Hurling & Camogie

Club Hurling Review of the Year: Agonising defeats for Dunloy and Cushendall bookend 2023

Cushendall hurler Scott Walsh lying on ground after All-Ireland semi-final defeat
Cushendall's Scott Walsh (Sportsfile/SPORTSFILE)

It clearly came from the most genuine of places but the post from Ballyhale Shamrocks’ Twitter account after they beat Dunloy is January’s All-Ireland final did, however unintentionally, raise an eyebrow.

“Hard luck to a fantastic well coached @DunloyGAC team. It was a right battle out there today on a terrible pitch. We were in your position last year and it’s a horrible feeling. But ye are a proud Club and we have no doubt ye will be back in Croke Park again.”

Ah yes, Ballyhale with their – at the point of that 2022 final defeat to Ballygunner – eight All-Irelands, placing themselves in the same boat as Dunloy, who had just lost the club’s fifth final, still searching for the one victory that has eluded generation after generation of Cuchullain’s hurlers.

The Ballyhale tweeter did get most things right in the post. It was absolutely right battle on a terrible – embarrassing might have been closer to the mark – pitch.

Ronan Molloy scored an early goal for Dunloy and the Antrim champions were within a point of the Kilkenny giants with 10 minutes left.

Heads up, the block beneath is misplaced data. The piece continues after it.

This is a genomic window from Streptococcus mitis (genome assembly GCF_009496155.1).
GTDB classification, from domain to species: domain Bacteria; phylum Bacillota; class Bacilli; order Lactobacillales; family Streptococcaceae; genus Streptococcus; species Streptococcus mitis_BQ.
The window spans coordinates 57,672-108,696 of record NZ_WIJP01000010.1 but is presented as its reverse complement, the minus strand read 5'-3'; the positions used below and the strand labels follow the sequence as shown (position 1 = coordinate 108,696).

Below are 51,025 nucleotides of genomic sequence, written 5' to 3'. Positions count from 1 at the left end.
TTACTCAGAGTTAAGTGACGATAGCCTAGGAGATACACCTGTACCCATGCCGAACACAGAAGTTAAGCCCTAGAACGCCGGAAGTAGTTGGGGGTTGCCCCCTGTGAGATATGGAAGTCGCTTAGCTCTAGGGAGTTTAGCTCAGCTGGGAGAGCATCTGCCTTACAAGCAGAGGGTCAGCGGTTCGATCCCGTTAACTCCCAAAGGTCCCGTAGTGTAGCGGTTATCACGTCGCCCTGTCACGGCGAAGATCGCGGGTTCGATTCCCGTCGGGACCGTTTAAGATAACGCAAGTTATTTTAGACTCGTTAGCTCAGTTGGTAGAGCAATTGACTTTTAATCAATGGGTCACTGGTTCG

But Ballyhale hit eight of the last 10 points with their quality, and particularly their experience, pulling them to a victory in a match where they were pushed far harder than most outside Dunloy would have believed possible.

Fewer still would have predicted back in January that come October Ballyhale and Dunloy would indeed be in the same boat, a boat carrying county title hopes, a boat sunk without a trace for 2023.

Dunloy's Nigel Elliott is challenged by Ballyhale's Paddy Mullan and Richie Reid during the AIB All-Ireland Club SHC final at Croke Park            Picture: Mark Marlow
(Mark Marlow)

In Kilkenny, Ballyhale fell short in their quest for a sixth consecutive title in a single-point final loss to O’Loughlin Gaels. By the time of that final Dunloy were long gone from Antrim after suffering a stunning 11-point semi-final defeat to Loughgiel, putting an end to their bid for five in-a-row.

It wasn’t the end of the club’s senior championship involvement, however, with a first appearance in the football final since 1941 bringing the curtain down on an arduous 2023. They lost that match too and it’s difficult to ignore the notion big ball efforts took their toll on hurling ambitions.

That four players have decided to step away from Antrim duty in 2024 after such a relentless 2023 is hardly a surprise. There’s only so much that can be given.

Loughgiel’s out-of-the-blue hammering of their neighbours might have been considered the Shamrocks’ final given Cushendall, who had torn them to pieces earlier in the competition, were waiting in the decider.

But Loughgiel don’t work like that. They may be seven years removed from their last title but the twice All-Ireland champions are building again, with four successive minor crowns – until a final loss to Dunloy this season – suffusing talent into the senior panel.

Cushendall were the better side over the 60 minutes of the Antrim decider at Corrigan Park but were left watching a long-range free from one of the Shamrocks’ established stars – James McNaughton, who seconds before had pulled Loughgiel back into things with a goal – drift wide to preserve a one-point win.